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Hydraulic Free Piston Engine Enabled by Active Motion Control PUBLIC ACCESS

[+] Author Notes
Ke Li, Zongxuan Sun

Department of Mechanical Engineering University of Minnesota, Minneapolis

Ke Li (pictured above, at right) received a B.S. degree in mechanical engineering from University of Minnesota, Twin Cities in 2009. He is currently working toward a Ph.D. degree in the same department. His research interests include design, modeling, and control of free piston engines for mobile applications.

Zongxuan Sun received a B.S. degree in automatic control from Southeast University, Nanjing, China, in 1995, and a M.S. and Ph.D. degrees in mechanical engineering from the University of Illinois at Urbana-Champaign, in 1998 and 2000, respectively. He was a Senior Researcher (2000-2006) and a Staff Researcher (2006-2007) at General Motors Research and Development Center, Warren, MI. Currently he is an Associate Professor in the Mechanical Engineering Department, University of Minnesota, Twin Cities. His research interests include control theories and applications to automotive propulsion systems.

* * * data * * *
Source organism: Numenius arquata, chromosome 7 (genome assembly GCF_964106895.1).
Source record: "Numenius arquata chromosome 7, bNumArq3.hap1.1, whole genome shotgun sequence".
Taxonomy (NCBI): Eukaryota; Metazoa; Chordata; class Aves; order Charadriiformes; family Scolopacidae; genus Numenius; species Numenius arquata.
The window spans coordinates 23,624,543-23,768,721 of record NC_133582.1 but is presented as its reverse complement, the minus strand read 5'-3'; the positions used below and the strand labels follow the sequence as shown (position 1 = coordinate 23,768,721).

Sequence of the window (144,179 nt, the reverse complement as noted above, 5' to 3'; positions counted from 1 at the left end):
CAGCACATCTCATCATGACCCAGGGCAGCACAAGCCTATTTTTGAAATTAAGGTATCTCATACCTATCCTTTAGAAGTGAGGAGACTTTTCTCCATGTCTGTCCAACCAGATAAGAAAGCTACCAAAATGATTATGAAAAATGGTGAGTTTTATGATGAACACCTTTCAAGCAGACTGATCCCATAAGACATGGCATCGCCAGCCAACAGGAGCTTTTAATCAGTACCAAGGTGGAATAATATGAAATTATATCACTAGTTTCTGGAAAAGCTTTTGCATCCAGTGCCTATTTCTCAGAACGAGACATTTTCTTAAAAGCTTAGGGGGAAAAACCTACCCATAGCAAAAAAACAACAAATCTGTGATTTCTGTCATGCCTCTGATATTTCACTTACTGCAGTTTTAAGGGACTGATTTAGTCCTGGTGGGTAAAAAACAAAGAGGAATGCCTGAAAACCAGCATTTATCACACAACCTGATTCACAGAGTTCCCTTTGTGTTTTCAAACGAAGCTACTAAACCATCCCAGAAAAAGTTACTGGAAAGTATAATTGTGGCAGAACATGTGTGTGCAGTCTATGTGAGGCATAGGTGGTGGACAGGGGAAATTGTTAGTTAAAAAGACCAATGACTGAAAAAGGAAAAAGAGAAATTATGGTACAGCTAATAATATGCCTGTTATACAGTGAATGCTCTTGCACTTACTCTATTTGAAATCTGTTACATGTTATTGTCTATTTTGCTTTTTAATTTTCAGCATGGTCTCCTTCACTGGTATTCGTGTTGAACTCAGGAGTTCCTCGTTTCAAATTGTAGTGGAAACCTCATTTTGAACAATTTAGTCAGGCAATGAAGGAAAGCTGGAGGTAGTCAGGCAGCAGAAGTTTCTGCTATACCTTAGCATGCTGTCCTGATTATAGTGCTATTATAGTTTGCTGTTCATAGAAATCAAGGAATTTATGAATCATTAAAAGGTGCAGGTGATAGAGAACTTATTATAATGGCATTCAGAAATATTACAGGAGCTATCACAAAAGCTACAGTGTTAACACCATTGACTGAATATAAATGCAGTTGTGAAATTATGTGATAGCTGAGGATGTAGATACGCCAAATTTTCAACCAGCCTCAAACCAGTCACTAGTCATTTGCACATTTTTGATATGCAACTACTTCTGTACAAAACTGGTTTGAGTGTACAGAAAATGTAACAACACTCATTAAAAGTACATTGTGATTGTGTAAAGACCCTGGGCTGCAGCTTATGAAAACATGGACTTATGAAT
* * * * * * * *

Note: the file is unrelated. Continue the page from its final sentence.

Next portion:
Mechanical Engineering 135(06), S7-S9 (Jun 01, 2013) (3 pages) Paper No: ME-13-JUN6; doi: 10.1115/1.2013-JUN-6